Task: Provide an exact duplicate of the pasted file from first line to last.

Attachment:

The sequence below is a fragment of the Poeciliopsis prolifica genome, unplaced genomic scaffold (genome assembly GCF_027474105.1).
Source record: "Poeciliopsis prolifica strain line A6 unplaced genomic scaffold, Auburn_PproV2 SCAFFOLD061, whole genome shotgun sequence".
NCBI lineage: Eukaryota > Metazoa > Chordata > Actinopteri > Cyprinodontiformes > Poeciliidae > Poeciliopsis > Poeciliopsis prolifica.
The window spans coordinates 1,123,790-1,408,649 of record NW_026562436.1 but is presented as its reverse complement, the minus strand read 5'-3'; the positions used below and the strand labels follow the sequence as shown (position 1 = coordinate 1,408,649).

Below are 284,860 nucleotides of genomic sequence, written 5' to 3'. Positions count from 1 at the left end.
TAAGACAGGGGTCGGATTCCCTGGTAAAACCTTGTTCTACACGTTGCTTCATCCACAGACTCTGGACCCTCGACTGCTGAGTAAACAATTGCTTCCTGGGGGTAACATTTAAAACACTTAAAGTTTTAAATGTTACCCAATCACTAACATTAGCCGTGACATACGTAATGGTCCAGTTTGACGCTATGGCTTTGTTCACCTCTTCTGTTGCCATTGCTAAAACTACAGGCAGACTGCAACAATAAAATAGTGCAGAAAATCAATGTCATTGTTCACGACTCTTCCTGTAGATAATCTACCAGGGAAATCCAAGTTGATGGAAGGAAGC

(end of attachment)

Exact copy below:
The sequence below is a fragment of the Poeciliopsis prolifica genome, unplaced genomic scaffold (genome assembly GCF_027474105.1).
Source record: "Poeciliopsis prolifica strain line A6 unplaced genomic scaffold, Auburn_PproV2 SCAFFOLD061, whole genome shotgun sequence".
NCBI lineage: Eukaryota > Metazoa > Chordata > Actinopteri > Cyprinodontiformes > Poeciliidae > Poeciliopsis > Poeciliopsis prolifica.
The window spans coordinates 1,123,790-1,408,649 of record NW_026562436.1 but is presented as its reverse complement, the minus strand read 5'-3'; the positions used below and the strand labels follow the sequence as shown (position 1 = coordinate 1,408,649).

Below are 284,860 nucleotides of genomic sequence, written 5' to 3'. Positions count from 1 at the left end.
TAAGACAGGGGTCGGATTCCCTGGTAAAACCTTGTTCTACACGTTGCTTCATCCACAGACTCTGGACCCTCGACTGCTGAGTAAACAATTGCTTCCTGGGGGTAACATTTAAAACACTTAAAGTTTTAAATGTTACCCAATCACTAACATTAGCCGTGACATACGTAATGGTCCAGTTTGACGCTATGGCTTTGTTCACCTCTTCTGTTGCCATTGCTAAAACTACAGGCAGACTGCAACAATAAAATAGTGCAGAAAATCAATGTCATTGTTCACGACTCTTCCTGTAGATAATCTACCAGGGAAATCCAAGTTGATGGAAGGAAGC